San Diegans think military holiday is about LGBT issues, Neil Armstrong, emancipation
Paul Joseph Watson
May 30, 2016
Memorial Day is about paying respect to those who fought and died while serving their country to protect the freedoms that Americans enjoy.
It’s not about remembering Neil Armstrong, celebrating LGBT issues, the first flight of the Wright brothers, or the freeing of the slaves.
When Mark Dice asked San Diegans what they thought the military holiday was all about, the response was demoralizing.
Dice first asks a young woman, “What’s the purpose of Memorial Day?”, to which she refuses to even come up with an answer, asking, “Do I have to do this?”
Another African-American man is then told that Memorial Day is about celebrating the repeal of ‘don’t ask, don’t tell,’ and the “inclusiveness of the LGBT community.”
“I love the LGBT community, I’m all about it,” he responds.
“What is the purpose of Memorial Day?” Dice asks another man. “No clue, that’s my answer,” he bluntly replies.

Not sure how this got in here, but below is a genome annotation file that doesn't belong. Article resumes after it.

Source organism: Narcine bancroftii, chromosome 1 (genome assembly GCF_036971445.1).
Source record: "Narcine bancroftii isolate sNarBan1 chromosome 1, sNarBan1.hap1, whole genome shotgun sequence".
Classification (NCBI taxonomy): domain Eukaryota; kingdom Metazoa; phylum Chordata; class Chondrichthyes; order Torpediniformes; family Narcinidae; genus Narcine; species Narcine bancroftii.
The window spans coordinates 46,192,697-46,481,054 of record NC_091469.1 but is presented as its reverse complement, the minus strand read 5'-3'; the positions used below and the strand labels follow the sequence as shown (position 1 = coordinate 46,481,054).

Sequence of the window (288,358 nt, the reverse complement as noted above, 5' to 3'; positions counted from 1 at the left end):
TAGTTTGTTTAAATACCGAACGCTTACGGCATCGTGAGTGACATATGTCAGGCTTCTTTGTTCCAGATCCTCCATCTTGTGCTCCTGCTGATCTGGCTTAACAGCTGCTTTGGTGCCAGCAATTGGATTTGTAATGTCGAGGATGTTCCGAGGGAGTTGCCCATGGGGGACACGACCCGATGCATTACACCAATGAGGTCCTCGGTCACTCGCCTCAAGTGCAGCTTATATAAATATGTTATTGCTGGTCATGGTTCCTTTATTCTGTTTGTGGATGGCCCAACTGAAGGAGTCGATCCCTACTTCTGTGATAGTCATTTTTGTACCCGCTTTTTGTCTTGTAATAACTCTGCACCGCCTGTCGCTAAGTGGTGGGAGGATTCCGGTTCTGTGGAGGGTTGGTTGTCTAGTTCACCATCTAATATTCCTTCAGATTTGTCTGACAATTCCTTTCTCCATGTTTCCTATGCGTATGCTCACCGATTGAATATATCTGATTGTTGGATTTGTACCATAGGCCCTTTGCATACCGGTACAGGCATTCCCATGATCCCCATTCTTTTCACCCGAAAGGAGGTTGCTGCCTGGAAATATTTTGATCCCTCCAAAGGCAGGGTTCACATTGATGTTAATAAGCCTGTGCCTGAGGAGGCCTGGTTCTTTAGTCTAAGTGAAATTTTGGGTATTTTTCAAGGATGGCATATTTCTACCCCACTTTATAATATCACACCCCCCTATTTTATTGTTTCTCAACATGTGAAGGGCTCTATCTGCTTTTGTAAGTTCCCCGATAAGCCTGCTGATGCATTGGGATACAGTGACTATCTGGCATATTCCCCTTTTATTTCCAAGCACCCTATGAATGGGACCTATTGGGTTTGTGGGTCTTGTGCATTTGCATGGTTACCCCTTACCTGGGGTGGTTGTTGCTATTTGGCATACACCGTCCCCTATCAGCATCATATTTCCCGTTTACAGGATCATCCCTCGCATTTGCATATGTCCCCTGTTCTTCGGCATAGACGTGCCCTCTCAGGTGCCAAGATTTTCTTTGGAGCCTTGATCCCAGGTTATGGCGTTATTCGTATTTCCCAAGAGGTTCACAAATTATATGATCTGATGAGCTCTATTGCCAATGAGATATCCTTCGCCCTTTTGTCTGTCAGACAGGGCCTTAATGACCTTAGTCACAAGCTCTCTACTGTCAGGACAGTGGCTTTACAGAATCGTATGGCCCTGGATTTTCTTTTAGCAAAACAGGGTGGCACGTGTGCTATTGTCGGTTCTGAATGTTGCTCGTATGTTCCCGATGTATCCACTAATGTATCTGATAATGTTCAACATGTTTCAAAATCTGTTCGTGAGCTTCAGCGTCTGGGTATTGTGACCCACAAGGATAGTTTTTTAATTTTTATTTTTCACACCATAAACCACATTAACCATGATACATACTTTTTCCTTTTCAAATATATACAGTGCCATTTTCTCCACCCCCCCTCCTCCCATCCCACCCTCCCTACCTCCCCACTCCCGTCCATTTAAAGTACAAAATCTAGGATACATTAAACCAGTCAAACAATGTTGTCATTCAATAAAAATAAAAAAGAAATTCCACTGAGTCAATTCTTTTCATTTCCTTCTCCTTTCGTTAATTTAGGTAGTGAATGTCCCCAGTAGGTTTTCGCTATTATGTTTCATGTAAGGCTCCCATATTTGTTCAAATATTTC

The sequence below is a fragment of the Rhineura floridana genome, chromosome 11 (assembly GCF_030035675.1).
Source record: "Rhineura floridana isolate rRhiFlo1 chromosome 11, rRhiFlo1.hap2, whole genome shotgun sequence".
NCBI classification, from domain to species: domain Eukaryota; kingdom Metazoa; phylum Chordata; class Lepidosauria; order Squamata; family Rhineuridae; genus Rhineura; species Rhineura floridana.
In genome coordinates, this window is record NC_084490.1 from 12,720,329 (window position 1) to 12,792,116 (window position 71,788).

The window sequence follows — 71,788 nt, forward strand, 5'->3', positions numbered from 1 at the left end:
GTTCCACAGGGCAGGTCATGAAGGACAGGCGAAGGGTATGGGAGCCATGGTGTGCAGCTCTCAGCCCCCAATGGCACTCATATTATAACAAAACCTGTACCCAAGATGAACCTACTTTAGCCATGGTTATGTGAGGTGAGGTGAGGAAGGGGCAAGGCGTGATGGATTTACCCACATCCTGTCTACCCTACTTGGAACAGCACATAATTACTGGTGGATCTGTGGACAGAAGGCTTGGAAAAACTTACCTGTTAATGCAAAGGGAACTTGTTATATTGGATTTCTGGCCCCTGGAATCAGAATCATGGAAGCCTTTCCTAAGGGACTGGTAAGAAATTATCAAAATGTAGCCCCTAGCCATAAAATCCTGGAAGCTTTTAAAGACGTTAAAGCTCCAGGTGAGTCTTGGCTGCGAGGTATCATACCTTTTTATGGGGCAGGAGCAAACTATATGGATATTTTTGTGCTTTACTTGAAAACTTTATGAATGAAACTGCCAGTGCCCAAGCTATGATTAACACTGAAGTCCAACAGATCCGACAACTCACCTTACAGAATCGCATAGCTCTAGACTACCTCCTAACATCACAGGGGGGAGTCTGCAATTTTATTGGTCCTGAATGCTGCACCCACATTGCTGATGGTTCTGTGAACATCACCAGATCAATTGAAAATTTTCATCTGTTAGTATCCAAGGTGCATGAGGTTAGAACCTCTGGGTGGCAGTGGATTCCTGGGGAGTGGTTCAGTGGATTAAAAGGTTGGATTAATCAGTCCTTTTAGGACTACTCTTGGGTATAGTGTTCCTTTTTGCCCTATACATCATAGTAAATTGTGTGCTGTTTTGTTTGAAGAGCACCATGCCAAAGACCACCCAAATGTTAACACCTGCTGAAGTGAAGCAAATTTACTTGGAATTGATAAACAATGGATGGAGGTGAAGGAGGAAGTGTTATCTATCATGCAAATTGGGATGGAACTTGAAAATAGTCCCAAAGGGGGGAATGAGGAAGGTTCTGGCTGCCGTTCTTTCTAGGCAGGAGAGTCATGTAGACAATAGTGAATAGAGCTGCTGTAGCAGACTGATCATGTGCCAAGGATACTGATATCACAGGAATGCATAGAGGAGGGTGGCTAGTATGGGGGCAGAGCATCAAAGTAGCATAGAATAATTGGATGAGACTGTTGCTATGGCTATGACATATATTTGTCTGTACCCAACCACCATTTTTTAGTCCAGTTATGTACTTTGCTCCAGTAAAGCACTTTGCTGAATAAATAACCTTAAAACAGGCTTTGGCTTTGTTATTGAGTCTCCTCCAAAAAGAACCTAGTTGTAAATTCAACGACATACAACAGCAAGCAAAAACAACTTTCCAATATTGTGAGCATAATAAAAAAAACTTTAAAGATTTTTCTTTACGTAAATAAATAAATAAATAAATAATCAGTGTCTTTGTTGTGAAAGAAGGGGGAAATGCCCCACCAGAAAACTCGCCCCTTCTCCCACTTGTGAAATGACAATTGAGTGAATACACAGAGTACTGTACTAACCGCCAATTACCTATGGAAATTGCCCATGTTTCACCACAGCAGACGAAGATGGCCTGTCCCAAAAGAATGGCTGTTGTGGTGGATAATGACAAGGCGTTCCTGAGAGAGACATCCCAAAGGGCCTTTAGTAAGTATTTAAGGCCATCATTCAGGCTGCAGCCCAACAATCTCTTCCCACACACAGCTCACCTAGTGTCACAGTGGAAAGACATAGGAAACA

Another man tells Dice that he would need to sit down and think about it before he could specifically say what Memorial Day was.
Failing to challenge Dice’s assertion that Memorial Day is about “the freeing of the slaves and the end of the civil war,” another man says he will commemorate the occasion by “doing some drinking.”
A man wearing a red shirt and hat then agrees that it was right for the government to cancel NASA’s annual Memorial Day celebration of Neil Armstrong walking on the moon.
A woman then relates what Memorial Day means to her, “a day off of work on Monday,” before another woman who says she has never took part in any Memorial Day activities agrees that the government is right to cancel Memorial Day, “if it’s in the best interests of the country.”
Told that Memorial Day is to commemorate “the first flight of the Wright brothers,” another man says he will recognize it by “partying” before admitting that he doesn’t know what Memorial Day is.
The video illustrates why Memorial Day observations are in decline, with less than 5 per cent of Americans typically attending a parade or visiting grave sites.
According to a 2000 Gallup poll, two thirds of Americans knew exactly what Memorial Day was about, although a 2011 survey found that 80 per cent of Americans had confessed to having “little” or only “some” knowledge of the military holiday.
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